You should describe the setting in the book and how it impacted the storyline or characters using evidence or an examples from the book.
Example: The the book, Roll of Thunder, Hear My Cry, the setting plays a very important part of the story. This story takes place in the 1930’s in rural Mississippi. The story’s setting is in during the height of the Great Depression. This accounts, in part, for why so many of the characters are poor, and provides an account of how blacks fared during the Great Depression. But the characters in the novel aren't just poor because of the Depression. They're also poor because of racial inequalities in America, and particularly in the South. This was still years before the Civil Rights movement, and still firmly in the era of open racism and segregation. The characters lives revolve around this injustice and makes the conflicts between characters very strong.
PROMPT 3: What was your favorite part of this book? Least favorite part.
This is your opinion. Be as detailed as you can to explain these two parts. If you did not have a least favorite part, explain why.
Example: My favorite part of To Kill a Mockingbird, by Harper Lee, was when the Reverend Sykes tells Scout to “Jean Louise. Stand up, your Father’s passin’”. I thought this showed the great respect the Reverend Sykes had for Atticus Finch and how Atticus tried to help clear Tom Robinson’s name in court. On the other hand, my least favorite part was when Tom Robinson was shot. I feel he was set up and was killed without any justice. If he had lived, Atticus might have been able to appeal his guilty verdict. With Tom being dead, there was no need for the appeal and everyone will forever think he was guilty of hurting Mayella Ewell.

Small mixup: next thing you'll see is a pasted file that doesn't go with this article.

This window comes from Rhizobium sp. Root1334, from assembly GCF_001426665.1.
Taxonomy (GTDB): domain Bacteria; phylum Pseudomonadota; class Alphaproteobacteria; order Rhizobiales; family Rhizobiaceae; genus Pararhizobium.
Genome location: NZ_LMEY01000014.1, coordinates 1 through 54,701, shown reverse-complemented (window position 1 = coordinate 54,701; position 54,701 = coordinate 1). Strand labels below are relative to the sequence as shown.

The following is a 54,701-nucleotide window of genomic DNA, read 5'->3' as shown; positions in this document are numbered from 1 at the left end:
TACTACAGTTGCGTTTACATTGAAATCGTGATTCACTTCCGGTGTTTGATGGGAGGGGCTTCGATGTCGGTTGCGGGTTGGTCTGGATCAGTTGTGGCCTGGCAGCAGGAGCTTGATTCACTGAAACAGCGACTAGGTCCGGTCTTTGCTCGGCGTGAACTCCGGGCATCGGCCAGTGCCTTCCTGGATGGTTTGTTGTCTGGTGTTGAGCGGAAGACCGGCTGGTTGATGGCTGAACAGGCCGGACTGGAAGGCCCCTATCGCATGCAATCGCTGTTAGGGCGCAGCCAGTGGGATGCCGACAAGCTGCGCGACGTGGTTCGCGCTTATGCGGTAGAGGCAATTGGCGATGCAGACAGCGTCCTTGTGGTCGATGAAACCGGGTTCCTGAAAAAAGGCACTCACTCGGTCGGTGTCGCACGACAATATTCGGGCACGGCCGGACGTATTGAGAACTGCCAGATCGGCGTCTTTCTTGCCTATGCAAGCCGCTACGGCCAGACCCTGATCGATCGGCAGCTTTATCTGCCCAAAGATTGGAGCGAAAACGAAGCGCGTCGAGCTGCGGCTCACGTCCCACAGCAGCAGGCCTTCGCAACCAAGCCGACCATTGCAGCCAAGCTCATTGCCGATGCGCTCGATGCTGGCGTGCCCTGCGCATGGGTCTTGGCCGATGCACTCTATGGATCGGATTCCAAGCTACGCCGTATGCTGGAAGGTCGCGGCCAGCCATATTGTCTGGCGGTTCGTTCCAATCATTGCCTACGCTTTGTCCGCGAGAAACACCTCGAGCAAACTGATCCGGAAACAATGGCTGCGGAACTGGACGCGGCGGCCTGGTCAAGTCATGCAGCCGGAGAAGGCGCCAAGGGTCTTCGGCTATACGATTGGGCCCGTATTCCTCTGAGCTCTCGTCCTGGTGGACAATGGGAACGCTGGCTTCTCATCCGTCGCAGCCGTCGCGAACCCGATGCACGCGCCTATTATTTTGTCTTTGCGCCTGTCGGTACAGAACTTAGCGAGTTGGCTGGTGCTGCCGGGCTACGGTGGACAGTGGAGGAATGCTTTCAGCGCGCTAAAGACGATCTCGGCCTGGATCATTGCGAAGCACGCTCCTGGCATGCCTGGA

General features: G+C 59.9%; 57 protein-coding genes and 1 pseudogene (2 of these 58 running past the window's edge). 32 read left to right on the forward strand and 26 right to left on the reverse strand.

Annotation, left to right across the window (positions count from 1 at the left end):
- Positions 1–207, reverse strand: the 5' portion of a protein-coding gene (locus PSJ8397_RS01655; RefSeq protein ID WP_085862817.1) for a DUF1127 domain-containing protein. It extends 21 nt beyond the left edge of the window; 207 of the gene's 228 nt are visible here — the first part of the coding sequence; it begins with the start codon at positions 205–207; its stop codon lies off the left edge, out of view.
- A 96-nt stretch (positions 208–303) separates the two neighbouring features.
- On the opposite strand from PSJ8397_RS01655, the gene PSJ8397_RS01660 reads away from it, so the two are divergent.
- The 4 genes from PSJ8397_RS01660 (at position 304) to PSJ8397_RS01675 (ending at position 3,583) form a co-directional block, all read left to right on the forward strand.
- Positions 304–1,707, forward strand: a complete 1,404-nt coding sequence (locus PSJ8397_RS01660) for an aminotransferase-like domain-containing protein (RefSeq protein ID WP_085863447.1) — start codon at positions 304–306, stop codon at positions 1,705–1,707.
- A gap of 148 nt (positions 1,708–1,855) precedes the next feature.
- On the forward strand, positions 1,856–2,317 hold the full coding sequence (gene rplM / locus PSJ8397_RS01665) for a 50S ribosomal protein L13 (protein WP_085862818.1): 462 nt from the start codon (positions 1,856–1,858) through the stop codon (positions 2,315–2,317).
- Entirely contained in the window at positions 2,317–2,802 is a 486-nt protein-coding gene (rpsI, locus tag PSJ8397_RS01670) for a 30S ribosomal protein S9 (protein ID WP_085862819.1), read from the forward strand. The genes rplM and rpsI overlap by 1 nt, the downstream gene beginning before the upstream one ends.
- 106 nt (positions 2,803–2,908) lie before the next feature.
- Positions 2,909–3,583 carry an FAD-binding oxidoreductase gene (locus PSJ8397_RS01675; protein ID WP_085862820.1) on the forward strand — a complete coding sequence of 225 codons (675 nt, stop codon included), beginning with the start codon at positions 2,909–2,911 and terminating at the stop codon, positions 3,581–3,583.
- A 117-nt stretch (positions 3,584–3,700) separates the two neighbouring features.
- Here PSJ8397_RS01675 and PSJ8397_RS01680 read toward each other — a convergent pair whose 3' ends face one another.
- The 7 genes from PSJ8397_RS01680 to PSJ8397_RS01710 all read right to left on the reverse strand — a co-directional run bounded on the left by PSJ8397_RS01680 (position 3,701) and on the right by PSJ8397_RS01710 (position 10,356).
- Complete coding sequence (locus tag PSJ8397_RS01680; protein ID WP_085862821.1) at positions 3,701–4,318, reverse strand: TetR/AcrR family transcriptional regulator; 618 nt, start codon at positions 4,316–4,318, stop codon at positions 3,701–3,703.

PROMPT 4: Would you recommend this book to others? Why or why not?
This can be a hard question to answer well. If you choose to answer this, you need to give specific evidence that shows you read the book in your recommendation (or lack of recommendation) to others. It’s not enough to say, “It was funny” or “It was really good”. That does not show that you read the book. What happened in the book that made it funny or good or action-packed!?
Example: I would recommend the book House Arrest to anyone who enjoys a novel in verse and appreciates a “fast” read. The story of Timothy and his little brother, Levi, who was very medically fragile, was touching and also suspenseful as you follow along to see if Levi will get the medical help he needs and if Timothy will get out of the terrible trouble he made for himself trying to solve his family’s problems. This is a great book not only for the compelling story of the brothers, but also for the way K.A. Holt connects you to Timothy and develops his character.
Additional Challenge. How many books can you read in 11 weeks? Everytime you read a book, fill out an “ASCA Summer Book Chat” Google Form using your particular ELA teacher’s link. The students who read the most books and/or read more than their ELA teacher will enjoy a surprise the first week back to school in August.
From time to time over the summer, each teacher will post on Schools Speak how many books they have read to let their students know. Each teacher will also be filling out an ASCA Summer Book Chat form for each book she reads as well.
My Summer Reading Checklist
- Read 2 books of my choice.
- Fill out an “ASCA Summer Book Chat” form using my ELA Teacher’s link for each book read- you must have at least 2.
- Read more books and fill out more “ASCA Summer Book Chat”forms to enter into our reading contest (Can you read more than your ELA teacher?)
- Be ready to discuss the books the first week back in August.
- Relax and have a great summer!
Mrs. Barnhart Miss Selvick Mrs. Fodor Mrs. Galise